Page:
About White Tank Mountains
About the Petroglyphs of White Tank Mountains
Ancient Arizonans pecked hundreds of figures and symbols on the rock faces of the White Tank Mountains. Some may approach 10,000 years old. All have withstood sun, rain, and vandals for 700 to 800 years, or more.
The Black Rock Trail circles through a Hohokam village site, though the pit houses and trash mounds are hidden to all but the trained eye of an archeologist. The largest group of rock-art panels is along the Waterfall Canyon Trail at “Petroglyph Plaza”. Another big group is near the entrance to the box canyon that gives the trail its name.
A rock drawing was serious business to its maker. While no one can say precisely what most of them “mean”, we know they had important functions in the lives of their makers. They were not simply Stone Age graffiti. The symbols recorded events and marked locations. They were a magical way to control nature so rain would fall or mountain sheep would let themselves be caught. Some served as trail markers and maps. Others represented religious concepts.
Visitors are not permitted to make “tombstone rubbings” of the petroglyphs. It doesn’t work, and it will erode the dark areas, making the petroglyph dimmer. Look at and photograph these figures and symbols of history, but please don’t touch the petroglyphs because skin oils can also damage them.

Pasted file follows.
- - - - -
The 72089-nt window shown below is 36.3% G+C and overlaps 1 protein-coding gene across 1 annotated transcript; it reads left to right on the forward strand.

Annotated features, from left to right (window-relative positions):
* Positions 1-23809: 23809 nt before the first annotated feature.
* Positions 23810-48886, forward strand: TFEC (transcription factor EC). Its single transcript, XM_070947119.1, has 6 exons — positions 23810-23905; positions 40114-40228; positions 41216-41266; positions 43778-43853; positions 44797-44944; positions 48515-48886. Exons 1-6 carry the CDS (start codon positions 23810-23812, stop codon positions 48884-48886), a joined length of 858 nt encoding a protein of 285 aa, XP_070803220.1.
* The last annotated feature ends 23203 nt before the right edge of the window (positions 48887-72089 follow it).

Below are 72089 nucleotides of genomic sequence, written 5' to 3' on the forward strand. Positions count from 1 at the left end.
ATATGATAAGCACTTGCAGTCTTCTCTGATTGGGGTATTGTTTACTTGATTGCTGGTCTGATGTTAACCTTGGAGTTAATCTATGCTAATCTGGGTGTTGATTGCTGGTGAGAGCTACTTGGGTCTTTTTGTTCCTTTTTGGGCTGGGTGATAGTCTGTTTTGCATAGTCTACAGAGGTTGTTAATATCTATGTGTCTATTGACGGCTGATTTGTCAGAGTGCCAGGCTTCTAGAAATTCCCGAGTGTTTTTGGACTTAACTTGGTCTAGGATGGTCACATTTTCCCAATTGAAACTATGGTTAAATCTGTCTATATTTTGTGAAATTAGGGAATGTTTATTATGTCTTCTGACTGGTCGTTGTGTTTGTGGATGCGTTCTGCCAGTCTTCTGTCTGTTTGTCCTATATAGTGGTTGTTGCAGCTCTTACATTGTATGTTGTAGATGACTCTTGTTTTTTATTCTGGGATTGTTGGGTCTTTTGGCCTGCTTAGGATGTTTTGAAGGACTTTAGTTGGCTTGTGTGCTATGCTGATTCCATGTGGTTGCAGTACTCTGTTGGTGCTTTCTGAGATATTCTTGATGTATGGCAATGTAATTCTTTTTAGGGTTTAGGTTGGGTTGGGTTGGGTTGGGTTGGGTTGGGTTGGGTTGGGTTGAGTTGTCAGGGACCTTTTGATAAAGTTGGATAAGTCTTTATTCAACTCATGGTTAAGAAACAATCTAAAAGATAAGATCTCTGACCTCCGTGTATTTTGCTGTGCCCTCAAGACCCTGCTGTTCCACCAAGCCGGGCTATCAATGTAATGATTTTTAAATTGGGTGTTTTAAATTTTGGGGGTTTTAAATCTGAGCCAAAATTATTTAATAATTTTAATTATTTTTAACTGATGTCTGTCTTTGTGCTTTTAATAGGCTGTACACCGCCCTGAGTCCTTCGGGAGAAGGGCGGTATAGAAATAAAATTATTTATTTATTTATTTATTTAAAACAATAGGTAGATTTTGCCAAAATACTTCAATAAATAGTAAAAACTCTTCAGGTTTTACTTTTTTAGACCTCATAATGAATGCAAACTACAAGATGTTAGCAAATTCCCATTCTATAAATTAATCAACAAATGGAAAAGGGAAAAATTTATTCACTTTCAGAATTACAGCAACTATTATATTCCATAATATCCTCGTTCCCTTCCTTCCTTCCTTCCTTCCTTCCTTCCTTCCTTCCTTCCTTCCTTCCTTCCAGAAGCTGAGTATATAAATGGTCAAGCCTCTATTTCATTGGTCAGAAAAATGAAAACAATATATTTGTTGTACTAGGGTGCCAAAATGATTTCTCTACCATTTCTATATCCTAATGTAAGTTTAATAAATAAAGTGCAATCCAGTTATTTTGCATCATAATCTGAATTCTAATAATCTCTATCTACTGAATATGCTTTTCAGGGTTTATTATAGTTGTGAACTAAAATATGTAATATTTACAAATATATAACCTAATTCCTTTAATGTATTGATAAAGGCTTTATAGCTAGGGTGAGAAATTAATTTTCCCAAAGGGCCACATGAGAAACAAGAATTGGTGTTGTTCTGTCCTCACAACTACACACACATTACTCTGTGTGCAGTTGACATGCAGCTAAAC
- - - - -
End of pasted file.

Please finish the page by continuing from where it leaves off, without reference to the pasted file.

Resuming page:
The Hohokam Indians occupied the valleys around Phoenix and Tucson between 300–1500 CE. Skilled and ingenious farmers, these ancient people left numerous signs of their presence that can still be found today. They engineered one of the most sophisticated canal systems in the ancient world to farm cotton, corn, beans and squash in the basins of the Salt, Gila, and Santa Cruz rivers. Some canals can be detected via satellite and are responsible, at least in part, for the location of Phoenix and its emergence as an agricultural center.
The word Hohokam can be translated as “those who came before” in the language of the Akimel O’odham, or Pima people. It is generally believed that the Piman Indians, including The Tohono O’odham and the Pima (Akimel O’odham) are descended from the Hohokam. Oral histories of the Hopi indicate that their ancestors once lived in the central Arizona region.
No one can say for sure why the Hohokam left the area around 1500 CE, but remnants of their civilization continue to intrigue us.